There’s often only one way to learn how to counter cyber security threats – by being attacked, as these three businesses have experienced.
Most people who are trying to protect their business from cyber attacks and malware that has run amok will turn to consultants and the security industry, but there’s another group worth asking for advice: those who have actually fallen victim to an attack.
To find out what you really need to know about security – and what myths to ignore
Prevention is better than cure
One myth is that your company can get by purely with defence manoeuvres, however proactive techniques such as monitoring are increasingly necessary. Marcos Steverlynck, co-founder of e-commerce art marketplace, Rise Art, says that operating online means that security is always being considered, because the site is constantly being probed by outsiders for vulnerabilities.
The site has never been fully compromised, but has been subjected to a host of attacks first-hand, including a distributed denial of service (DDoS) attack last year. The site stayed online, but access was slower during the incident.
“We clocked it early enough that we were able to re-route the traffic away from our main systems,” says Mr Steverlynck. “But for an hour, we had strong doubts that we would be able to withhold the attack.”
The experience led the company to become more proactive with its security – Rise Art now uses smart traffic monitors to watch for attacks, enabling its IT department to respond more quickly.
It also hires third-party security firms to test its infrastructure for weaknesses before hackers find them. “These notify us of any weaknesses so that we can pre-empt an attack and strengthen our security,” says Mr Steverlynck.
Nick Seaver, Deloitte cyber-risk partner, agrees: “Companies need to get the balance right between preventing, detecting and responding to an attack.”
Simple, not sophisticated
That said, most security incidents don’t require a complicated defence, contrary to belief. The Rise Art co-founder says that motivations behind many attacks are misunderstood and hackers are assumed to be super-skilled criminal masterminds, when in fact, most incidents are simple and easy to prevent with a bit of effort.
“In most cases, it’s just hackers probing to see how systems behave, and whether there are any known vulnerabilities that they can exploit easily,” he says. “However, every now and then, we see more coordinated attacks.
“You have to remain vigilant of those, because their motives might be more sinister.”
Mr Seaver agrees, saying that most attacks aren’t complicated or sophisticated, but take advantage of publically known weaknesses in old or unpatched systems. He adds: “Replacing old systems and security patching current ones would significantly reduce the number of successful attacks.”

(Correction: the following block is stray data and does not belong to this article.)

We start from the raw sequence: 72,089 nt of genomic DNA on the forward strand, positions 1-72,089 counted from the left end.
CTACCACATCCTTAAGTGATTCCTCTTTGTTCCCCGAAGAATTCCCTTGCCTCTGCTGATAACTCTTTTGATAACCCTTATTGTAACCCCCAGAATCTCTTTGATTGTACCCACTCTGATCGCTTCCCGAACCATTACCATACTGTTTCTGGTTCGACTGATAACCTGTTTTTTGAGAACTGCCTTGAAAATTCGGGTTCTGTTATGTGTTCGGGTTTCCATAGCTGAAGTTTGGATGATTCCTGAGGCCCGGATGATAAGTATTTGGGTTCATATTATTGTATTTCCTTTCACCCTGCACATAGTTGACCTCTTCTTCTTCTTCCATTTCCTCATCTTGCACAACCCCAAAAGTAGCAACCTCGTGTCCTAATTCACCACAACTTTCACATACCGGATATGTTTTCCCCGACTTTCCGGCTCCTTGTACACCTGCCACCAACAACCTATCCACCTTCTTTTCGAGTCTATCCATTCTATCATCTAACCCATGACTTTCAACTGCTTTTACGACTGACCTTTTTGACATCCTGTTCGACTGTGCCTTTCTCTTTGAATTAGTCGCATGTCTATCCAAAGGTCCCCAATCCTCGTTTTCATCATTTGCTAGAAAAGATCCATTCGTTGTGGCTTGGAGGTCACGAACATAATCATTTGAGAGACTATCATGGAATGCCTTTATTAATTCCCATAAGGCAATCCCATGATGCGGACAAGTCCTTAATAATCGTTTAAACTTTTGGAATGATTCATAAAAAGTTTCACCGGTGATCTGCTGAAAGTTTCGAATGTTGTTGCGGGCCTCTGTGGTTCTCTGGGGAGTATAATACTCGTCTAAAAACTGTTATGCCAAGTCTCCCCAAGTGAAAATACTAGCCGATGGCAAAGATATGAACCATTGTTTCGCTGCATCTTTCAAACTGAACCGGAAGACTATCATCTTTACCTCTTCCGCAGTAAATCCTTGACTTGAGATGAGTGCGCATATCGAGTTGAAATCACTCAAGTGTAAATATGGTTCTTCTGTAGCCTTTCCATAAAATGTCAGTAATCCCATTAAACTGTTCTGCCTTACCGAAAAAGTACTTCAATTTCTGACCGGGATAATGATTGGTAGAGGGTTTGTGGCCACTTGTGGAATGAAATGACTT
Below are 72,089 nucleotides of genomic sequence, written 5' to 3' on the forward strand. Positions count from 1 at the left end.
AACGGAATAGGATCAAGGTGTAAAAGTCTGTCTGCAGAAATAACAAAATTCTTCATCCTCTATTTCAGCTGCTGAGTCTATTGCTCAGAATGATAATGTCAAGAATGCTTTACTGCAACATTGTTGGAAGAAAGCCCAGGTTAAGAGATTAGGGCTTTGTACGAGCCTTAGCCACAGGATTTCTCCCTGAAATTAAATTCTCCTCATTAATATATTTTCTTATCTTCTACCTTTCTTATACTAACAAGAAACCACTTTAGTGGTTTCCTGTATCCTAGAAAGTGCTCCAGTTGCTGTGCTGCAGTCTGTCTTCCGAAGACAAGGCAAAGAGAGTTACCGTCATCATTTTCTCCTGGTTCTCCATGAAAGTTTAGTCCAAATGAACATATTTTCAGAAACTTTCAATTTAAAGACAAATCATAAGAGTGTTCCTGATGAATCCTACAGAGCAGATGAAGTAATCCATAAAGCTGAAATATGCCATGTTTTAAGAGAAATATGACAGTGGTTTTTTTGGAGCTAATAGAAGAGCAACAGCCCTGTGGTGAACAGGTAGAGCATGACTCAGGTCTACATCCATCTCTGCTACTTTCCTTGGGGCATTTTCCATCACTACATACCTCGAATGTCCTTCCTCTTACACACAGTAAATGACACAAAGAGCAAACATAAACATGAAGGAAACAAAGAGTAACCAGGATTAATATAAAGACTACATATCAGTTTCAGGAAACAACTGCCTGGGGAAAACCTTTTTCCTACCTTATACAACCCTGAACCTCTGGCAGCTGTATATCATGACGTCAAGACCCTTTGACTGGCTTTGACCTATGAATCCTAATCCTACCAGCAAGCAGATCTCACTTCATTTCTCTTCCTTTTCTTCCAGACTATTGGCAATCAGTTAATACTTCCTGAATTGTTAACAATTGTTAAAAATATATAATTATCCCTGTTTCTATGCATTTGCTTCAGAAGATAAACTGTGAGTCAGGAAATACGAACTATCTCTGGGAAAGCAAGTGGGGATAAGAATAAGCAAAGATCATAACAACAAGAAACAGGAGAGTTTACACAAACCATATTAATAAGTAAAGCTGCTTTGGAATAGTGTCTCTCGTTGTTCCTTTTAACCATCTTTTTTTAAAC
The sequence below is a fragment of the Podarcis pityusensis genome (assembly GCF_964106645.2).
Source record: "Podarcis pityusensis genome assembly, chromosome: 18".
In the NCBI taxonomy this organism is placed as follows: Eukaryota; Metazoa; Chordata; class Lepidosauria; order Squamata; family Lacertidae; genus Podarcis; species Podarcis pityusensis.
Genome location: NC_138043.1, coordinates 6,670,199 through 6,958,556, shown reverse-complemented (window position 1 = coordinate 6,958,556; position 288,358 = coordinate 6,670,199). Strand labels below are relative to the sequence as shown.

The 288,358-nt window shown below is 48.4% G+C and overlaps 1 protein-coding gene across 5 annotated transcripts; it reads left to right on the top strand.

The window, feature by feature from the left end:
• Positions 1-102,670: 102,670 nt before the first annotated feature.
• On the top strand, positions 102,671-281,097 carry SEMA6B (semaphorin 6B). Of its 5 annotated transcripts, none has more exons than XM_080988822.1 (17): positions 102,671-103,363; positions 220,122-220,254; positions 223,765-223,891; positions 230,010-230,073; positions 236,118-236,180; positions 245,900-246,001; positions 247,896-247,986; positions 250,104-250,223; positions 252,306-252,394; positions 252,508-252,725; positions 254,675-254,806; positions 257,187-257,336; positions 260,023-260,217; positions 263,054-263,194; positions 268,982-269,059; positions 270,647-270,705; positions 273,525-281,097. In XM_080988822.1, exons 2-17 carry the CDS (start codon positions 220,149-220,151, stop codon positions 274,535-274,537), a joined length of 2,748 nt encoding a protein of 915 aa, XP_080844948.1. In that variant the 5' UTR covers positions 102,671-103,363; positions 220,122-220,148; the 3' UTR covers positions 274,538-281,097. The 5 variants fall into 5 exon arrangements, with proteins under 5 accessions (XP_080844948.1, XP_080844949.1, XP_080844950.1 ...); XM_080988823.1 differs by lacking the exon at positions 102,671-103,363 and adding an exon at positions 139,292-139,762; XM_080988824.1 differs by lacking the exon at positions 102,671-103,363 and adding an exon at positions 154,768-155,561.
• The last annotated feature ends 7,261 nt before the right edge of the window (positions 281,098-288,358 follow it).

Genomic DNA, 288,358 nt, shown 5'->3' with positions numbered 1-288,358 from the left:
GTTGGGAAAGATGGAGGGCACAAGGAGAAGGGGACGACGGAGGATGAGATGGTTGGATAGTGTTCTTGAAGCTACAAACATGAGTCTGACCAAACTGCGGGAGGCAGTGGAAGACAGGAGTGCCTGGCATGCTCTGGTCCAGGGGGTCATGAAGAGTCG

Everyone is a target
Mr Steverlynck adds that it’s a myth that small and medium-sized companies (SMEs) aren’t targets. “They’re often victims, simply because they’re believed to have more weaknesses,” he says. Micromix also learnt that everyone is a target when the plant nutrition firm was hit by ransomware. Charlotte Halls, operations manager, says the company made some false assumptions.
“We felt that a cyber attack would never happen to us. [That has now changed and] we’re far more security conscious, as we now know that it isn’t just the TalkTalks and Tescos of the world that hackers have in their sights.”
Paul Blore, managing director at Netmetix, agrees, saying that too many companies buy into the myth that SME data isn’t valuable.
“The reality is that if it’s important to your business, in the eyes of a hacker, it’s a prime ransomware target,” he explains.
“Ransomware, while very rarely targeted, is like a drive-by attack and no one – neither huge enterprises nor start-ups – is invulnerable.”
Spending isn’t always enough
Talbros, which makes auto components, was caught out by ransomware in the same WannaCry attack that knocked large parts of the NHS offline last month. “We were not aware of being one of the victims,” says head of IT, Rakesh Budhiraja. “When we tried accessing our data, which was encrypted, a certain amount of money was demanded in the form of bitcoins.”
Talbros had its own security systems in place, but it proved inadequate on this occasion.
The company turned to data recovery firm, Stellar, for support, and learnt a few lessons along the way – the most important being that no matter what you spend, it may not be enough. “We have the most robust system in place and invest a lot of resources in protecting ourselves,” he says, adding that it didn’t prove sufficient.
Mr Seaver says that that spending heavily on protection alone won’t make your systems impenetrable: “This is often at the expense of sufficient investment in both improving the ability to detect an attack, and developing and rehearsing effective responses to it.”
Security needs constant attention
You’ve got security walls in place, proactive monitoring watching for attacks, and back-ups just in case – but that’s still not enough.
Security is about constantly assessing and reassessing to ensure that your protections are keeping up with hackers. While Talbros thought that it had state-of-the art security, a new style of attack caught it unawares.
Lesson learnt, the company’s security infrastructure is getting more frequent upgrades and assessments to ensure that it’s up to date to counter any future attacks.
Mr Budhiraja advises companies to focus not just on putting the right security systems in place, but frequently reviewing and improving them